The similarities between CV and CK chondrites are so substantial that some studies have argued for a common parent body origin. These similarities also mean that they are susceptible to misclassification as one another. It is, therefore, important to accurately classify CV and CK chondrites to properly compare the properties of the two groups and evaluate the single parent body hypothesis. In this study, we re-evaluate the current classification of Northwest Africa (NWA) 2900 as a CV3 chondrite. Based on chondrule abundance (~13%), average chondrule diameter (1.11 ± 0.67 mm), iron content in chondrule olivine (Fa1 to Fa35 with a peak near ~Fa31) and matrix olivine (Fa33 to Fa36), magnetite abundance (~4 vol%), elemental abundances in olivine (Cr2O3, Al2O3, TiO2, MnO, NiO, and CaO) and magnetite (Cr2O3, Al2O3, TiO2, and NiO), and comparison with previously reported data for CV and CK chondrites, we propose that the classification of NWA 2900 be changed from CV3 chondrite to CK3 chondrite, with characteristics most similar to those of the CK3.8 subtype. We additionally suggest minor modifications to the compositional criteria used to distinguish between CV and CK chondrites and demonstrate that NWA 2900 extends the range of bulk oxygen isotope compositions of CK chondrites.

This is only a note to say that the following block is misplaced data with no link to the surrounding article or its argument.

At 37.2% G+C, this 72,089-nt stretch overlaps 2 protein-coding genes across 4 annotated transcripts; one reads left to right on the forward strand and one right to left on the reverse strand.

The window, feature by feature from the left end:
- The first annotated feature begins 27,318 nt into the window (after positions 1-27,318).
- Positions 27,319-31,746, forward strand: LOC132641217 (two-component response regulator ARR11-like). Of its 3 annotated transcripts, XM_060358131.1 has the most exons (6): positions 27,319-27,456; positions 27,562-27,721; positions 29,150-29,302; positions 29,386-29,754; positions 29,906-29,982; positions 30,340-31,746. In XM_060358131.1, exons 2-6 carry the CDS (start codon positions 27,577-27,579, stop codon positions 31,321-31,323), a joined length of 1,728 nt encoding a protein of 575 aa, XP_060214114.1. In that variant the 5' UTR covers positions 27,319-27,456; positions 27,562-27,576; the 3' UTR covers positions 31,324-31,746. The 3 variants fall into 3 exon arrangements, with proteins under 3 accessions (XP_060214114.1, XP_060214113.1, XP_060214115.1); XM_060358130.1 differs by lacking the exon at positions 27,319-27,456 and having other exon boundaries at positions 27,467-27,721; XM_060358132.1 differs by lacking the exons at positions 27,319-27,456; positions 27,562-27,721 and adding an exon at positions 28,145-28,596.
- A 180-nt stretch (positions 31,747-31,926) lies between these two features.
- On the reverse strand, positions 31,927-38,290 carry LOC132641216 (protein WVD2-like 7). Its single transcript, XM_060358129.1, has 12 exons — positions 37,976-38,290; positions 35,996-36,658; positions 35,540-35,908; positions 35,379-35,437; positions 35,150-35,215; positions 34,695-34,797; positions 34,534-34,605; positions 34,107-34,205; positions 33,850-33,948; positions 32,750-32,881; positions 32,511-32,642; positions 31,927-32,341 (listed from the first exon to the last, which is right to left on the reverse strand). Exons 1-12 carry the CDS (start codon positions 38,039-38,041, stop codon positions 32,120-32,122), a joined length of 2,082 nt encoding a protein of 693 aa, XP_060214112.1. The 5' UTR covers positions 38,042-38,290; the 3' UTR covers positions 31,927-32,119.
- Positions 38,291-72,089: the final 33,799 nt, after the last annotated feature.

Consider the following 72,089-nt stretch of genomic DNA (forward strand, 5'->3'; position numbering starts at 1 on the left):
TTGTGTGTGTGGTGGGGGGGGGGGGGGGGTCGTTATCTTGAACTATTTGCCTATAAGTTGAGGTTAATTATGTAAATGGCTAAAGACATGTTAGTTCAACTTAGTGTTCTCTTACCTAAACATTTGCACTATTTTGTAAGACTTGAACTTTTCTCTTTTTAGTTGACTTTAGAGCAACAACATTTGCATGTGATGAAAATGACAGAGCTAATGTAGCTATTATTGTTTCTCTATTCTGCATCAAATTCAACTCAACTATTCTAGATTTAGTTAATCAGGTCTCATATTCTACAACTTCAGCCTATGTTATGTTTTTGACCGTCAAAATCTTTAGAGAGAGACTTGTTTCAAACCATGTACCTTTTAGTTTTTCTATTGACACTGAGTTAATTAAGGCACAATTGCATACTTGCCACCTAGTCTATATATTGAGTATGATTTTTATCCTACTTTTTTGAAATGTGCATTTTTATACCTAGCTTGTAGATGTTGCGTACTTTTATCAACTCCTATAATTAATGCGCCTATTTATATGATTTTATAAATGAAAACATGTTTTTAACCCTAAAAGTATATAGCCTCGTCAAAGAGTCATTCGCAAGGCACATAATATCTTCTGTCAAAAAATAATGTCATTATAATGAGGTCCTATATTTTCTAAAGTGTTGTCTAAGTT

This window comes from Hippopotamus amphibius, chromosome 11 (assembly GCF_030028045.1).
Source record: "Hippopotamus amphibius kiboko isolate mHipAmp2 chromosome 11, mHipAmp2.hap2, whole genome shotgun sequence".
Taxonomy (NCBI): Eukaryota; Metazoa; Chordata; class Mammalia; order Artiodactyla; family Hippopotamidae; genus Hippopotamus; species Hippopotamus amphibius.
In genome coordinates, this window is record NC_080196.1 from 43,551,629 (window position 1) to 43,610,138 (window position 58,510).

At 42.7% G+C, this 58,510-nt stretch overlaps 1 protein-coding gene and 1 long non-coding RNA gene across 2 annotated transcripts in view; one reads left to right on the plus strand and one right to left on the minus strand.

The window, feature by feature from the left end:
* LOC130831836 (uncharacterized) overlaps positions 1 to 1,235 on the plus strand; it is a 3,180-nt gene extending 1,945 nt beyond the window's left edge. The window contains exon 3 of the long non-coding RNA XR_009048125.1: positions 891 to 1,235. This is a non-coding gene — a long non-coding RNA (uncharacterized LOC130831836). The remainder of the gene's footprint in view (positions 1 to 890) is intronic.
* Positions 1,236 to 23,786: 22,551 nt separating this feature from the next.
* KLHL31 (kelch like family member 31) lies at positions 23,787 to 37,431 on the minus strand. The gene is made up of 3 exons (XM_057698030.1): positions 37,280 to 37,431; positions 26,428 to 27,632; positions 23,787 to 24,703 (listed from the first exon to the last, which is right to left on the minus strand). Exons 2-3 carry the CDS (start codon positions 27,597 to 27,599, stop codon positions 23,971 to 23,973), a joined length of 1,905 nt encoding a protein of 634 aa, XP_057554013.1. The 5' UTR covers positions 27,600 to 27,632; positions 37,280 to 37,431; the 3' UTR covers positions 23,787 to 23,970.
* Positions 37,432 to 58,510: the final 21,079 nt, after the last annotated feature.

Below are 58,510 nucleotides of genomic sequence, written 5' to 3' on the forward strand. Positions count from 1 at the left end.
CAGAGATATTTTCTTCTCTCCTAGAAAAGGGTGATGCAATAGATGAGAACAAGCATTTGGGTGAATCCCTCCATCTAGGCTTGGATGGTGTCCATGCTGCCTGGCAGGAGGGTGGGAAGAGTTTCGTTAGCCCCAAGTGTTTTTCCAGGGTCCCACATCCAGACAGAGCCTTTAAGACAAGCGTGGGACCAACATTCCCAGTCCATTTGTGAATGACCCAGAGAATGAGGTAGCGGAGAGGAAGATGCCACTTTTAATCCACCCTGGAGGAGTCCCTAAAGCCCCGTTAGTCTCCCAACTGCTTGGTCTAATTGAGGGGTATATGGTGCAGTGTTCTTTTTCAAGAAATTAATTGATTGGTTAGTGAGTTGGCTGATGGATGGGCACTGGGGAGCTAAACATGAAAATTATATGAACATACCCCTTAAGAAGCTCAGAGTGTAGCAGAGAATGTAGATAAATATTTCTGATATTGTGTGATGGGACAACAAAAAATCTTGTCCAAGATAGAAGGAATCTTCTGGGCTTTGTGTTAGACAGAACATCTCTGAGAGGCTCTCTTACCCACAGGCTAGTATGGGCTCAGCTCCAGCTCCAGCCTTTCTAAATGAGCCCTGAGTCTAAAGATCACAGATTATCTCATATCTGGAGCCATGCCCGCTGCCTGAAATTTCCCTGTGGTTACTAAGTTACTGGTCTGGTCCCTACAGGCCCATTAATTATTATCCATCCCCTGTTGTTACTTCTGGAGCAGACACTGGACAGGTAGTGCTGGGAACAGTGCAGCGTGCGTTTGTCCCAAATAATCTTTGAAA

ASJC Scopus subject areas
- Space and Planetary Science